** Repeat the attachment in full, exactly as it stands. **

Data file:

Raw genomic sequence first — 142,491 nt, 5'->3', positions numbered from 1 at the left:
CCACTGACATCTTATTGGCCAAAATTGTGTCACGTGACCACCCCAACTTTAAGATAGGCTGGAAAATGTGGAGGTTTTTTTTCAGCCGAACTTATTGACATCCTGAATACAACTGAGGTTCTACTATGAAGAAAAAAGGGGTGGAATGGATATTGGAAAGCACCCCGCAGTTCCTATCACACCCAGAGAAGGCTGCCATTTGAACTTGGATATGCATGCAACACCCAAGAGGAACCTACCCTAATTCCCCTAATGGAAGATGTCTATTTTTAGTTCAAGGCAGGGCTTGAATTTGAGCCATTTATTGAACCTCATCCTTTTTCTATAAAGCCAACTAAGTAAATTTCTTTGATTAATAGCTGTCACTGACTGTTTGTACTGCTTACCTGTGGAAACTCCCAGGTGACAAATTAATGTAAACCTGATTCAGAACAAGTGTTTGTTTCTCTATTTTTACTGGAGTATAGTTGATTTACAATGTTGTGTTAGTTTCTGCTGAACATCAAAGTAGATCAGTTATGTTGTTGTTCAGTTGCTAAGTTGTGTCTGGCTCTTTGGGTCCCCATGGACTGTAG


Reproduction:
Raw genomic sequence first — 142,491 nt, 5'->3', positions numbered from 1 at the left:
CCACTGACATCTTATTGGCCAAAATTGTGTCACGTGACCACCCCAACTTTAAGATAGGCTGGAAAATGTGGAGGTTTTTTTTCAGCCGAACTTATTGACATCCTGAATACAACTGAGGTTCTACTATGAAGAAAAAAGGGGTGGAATGGATATTGGAAAGCACCCCGCAGTTCCTATCACACCCAGAGAAGGCTGCCATTTGAACTTGGATATGCATGCAACACCCAAGAGGAACCTACCCTAATTCCCCTAATGGAAGATGTCTATTTTTAGTTCAAGGCAGGGCTTGAATTTGAGCCATTTATTGAACCTCATCCTTTTTCTATAAAGCCAACTAAGTAAATTTCTTTGATTAATAGCTGTCACTGACTGTTTGTACTGCTTACCTGTGGAAACTCCCAGGTGACAAATTAATGTAAACCTGATTCAGAACAAGTGTTTGTTTCTCTATTTTTACTGGAGTATAGTTGATTTACAATGTTGTGTTAGTTTCTGCTGAACATCAAAGTAGATCAGTTATGTTGTTGTTCAGTTGCTAAGTTGTGTCTGGCTCTTTGGGTCCCCATGGACTGTAG